Former Deputy Bob Hill made this plain in an interview he had with the Carswell committee:
“There are problems where conflicts are clear, and my first conflict came when soon after being elected as a member of the States and we had a big debate on the sixth form college. And I felt really that there was an opportunity here for us to have an overall sixth form college, and I tried to lodge an amendment to include Victoria College as part of the sixth form college system, and it was refused. But, of course, I did argue with the Bailiff [Sir Philip Bailhache] and said, ‘Well, with respect, sir, you are Chairman of the Governors of Victoria College as well’. He said, ‘Well, that doesn't come into it’ and I said, ‘You allow me to put an amendment in about the ladies' college, but not allow me to put an amendment in’. He said,’"Well, I make the final decision’.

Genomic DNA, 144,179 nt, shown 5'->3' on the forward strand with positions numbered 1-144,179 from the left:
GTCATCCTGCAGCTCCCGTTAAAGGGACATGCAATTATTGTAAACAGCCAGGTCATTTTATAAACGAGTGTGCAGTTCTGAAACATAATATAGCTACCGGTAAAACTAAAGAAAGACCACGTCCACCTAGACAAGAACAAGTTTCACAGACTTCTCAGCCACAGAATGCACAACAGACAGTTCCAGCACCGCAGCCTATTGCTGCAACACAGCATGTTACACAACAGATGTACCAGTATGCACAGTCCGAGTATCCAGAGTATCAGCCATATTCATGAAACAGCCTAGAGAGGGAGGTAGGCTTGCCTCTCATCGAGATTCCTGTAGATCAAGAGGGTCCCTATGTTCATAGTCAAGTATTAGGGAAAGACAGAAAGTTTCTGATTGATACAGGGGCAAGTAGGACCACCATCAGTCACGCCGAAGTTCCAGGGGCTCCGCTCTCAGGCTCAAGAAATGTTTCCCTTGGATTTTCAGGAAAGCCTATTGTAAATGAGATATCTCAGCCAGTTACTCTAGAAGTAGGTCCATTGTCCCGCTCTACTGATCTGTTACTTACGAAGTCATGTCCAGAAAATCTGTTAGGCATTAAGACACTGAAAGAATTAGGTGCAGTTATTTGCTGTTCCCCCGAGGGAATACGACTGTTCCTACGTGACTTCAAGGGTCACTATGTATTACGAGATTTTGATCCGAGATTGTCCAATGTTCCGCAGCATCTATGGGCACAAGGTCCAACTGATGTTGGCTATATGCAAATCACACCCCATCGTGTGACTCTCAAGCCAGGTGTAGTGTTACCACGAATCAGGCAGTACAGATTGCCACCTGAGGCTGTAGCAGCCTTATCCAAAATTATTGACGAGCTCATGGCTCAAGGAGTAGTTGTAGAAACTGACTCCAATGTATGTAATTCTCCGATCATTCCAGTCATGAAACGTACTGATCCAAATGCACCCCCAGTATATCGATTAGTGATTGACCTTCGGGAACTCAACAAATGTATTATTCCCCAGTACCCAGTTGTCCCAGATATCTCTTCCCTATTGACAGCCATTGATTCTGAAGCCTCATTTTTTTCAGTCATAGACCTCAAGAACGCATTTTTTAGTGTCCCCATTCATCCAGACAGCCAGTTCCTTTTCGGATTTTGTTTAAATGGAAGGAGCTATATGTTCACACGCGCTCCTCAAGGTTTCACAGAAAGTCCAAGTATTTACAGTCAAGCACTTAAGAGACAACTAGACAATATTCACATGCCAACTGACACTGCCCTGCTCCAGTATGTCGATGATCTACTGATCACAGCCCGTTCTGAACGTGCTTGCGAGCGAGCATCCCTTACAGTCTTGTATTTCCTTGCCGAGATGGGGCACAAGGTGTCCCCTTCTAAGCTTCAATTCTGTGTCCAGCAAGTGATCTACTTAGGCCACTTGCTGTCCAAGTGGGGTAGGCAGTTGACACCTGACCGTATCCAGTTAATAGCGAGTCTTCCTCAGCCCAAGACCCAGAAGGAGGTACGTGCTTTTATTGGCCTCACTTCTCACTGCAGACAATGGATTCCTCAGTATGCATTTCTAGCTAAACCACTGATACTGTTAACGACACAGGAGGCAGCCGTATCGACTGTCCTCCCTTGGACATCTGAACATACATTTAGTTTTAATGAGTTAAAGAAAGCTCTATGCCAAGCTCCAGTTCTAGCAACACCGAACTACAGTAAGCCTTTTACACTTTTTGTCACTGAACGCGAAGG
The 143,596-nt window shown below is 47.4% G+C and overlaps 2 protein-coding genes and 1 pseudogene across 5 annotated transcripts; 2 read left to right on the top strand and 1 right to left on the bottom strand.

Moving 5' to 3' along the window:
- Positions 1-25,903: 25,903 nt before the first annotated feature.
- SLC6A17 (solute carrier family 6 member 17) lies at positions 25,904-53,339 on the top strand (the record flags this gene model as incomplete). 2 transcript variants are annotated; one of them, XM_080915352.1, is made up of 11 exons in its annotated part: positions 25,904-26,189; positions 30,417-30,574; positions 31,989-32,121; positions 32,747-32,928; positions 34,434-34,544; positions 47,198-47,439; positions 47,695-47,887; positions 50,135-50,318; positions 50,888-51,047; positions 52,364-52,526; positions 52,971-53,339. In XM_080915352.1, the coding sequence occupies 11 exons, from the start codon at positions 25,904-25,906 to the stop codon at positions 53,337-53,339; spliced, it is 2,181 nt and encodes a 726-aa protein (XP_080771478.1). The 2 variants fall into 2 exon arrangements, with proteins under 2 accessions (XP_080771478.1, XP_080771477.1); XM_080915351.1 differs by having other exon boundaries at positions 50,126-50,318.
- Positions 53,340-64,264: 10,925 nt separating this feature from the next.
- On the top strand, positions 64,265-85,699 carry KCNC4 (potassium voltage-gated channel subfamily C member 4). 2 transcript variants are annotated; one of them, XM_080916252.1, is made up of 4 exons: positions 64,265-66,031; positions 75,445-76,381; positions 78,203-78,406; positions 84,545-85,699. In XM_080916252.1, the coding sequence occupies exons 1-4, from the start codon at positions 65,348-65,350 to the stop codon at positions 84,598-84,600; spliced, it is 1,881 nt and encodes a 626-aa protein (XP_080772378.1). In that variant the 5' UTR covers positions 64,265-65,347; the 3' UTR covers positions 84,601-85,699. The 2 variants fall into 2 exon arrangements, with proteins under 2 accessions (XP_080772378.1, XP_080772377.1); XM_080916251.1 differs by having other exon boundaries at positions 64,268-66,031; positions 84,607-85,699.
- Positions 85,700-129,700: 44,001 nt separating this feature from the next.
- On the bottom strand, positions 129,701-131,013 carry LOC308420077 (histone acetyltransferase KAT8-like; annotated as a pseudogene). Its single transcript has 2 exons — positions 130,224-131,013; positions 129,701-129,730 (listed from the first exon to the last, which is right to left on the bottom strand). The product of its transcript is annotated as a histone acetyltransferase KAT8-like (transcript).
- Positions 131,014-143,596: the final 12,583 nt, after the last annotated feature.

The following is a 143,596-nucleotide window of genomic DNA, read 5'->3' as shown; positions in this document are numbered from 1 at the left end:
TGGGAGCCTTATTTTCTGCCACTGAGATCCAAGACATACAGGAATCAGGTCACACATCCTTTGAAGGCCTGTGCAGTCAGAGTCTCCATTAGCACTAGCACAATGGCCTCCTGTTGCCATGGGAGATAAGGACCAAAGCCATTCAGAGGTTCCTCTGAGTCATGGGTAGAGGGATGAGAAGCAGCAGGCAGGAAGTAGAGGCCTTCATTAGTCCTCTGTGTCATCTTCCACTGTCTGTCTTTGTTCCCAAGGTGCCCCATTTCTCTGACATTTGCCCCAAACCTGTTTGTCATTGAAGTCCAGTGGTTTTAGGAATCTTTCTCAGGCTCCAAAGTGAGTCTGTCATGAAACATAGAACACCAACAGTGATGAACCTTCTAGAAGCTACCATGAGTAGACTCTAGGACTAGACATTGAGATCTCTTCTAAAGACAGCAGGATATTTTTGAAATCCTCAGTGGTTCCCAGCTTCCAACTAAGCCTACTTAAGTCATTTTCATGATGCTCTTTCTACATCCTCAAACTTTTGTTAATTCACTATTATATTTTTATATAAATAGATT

“Sir, I learnt at an early stage that there was no right of appeal, because that is the situation. You make your application to the Bailiff, and the Bailiff says you can have something or you cannot. That is the same for amendments and propositions in questions so, if one wants to ask a question, at the end of the day, it is the Bailiff that has the ultimate decision as to whether you can ask it or not.”
In his written submission, Bob Hill summarised the lack of appeal against a decision, which might be conflicted:
“At present the Bailiff is responsible for approving requests from Members when lodging questions, both oral and written, propositions, amendments and making personal statements. If the Bailiff rejects the requests there is no ability to appeal against that decision. I have personal experience and the current arrangements should not continue.”